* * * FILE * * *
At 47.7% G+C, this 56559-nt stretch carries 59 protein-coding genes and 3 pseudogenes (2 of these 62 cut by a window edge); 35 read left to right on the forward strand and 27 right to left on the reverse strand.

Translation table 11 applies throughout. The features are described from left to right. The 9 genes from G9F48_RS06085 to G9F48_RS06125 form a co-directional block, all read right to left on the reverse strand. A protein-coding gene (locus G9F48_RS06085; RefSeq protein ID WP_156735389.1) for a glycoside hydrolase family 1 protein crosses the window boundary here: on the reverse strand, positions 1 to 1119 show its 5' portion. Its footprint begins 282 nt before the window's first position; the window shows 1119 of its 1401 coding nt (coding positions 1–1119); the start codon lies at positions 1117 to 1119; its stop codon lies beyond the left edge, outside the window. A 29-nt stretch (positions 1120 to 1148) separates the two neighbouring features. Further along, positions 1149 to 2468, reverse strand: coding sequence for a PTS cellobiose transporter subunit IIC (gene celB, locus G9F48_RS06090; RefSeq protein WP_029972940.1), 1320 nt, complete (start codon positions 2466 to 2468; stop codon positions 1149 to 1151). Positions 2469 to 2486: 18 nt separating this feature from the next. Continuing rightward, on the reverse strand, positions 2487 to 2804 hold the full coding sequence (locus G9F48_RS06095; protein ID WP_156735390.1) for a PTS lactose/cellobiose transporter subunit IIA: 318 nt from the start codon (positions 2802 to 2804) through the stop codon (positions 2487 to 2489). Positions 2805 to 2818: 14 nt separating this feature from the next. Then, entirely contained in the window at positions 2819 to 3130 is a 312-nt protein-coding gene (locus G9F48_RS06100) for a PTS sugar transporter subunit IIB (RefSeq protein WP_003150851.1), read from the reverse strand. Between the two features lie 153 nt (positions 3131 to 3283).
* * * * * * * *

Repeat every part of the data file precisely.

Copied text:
At 47.7% G+C, this 56559-nt stretch carries 59 protein-coding genes and 3 pseudogenes (2 of these 62 cut by a window edge); 35 read left to right on the forward strand and 27 right to left on the reverse strand.

Translation table 11 applies throughout. The features are described from left to right. The 9 genes from G9F48_RS06085 to G9F48_RS06125 form a co-directional block, all read right to left on the reverse strand. A protein-coding gene (locus G9F48_RS06085; RefSeq protein ID WP_156735389.1) for a glycoside hydrolase family 1 protein crosses the window boundary here: on the reverse strand, positions 1 to 1119 show its 5' portion. Its footprint begins 282 nt before the window's first position; the window shows 1119 of its 1401 coding nt (coding positions 1–1119); the start codon lies at positions 1117 to 1119; its stop codon lies beyond the left edge, outside the window. A 29-nt stretch (positions 1120 to 1148) separates the two neighbouring features. Further along, positions 1149 to 2468, reverse strand: coding sequence for a PTS cellobiose transporter subunit IIC (gene celB, locus G9F48_RS06090; RefSeq protein WP_029972940.1), 1320 nt, complete (start codon positions 2466 to 2468; stop codon positions 1149 to 1151). Positions 2469 to 2486: 18 nt separating this feature from the next. Continuing rightward, on the reverse strand, positions 2487 to 2804 hold the full coding sequence (locus G9F48_RS06095; protein ID WP_156735390.1) for a PTS lactose/cellobiose transporter subunit IIA: 318 nt from the start codon (positions 2802 to 2804) through the stop codon (positions 2487 to 2489). Positions 2805 to 2818: 14 nt separating this feature from the next. Then, entirely contained in the window at positions 2819 to 3130 is a 312-nt protein-coding gene (locus G9F48_RS06100) for a PTS sugar transporter subunit IIB (RefSeq protein WP_003150851.1), read from the reverse strand. Between the two features lie 153 nt (positions 3131 to 3283).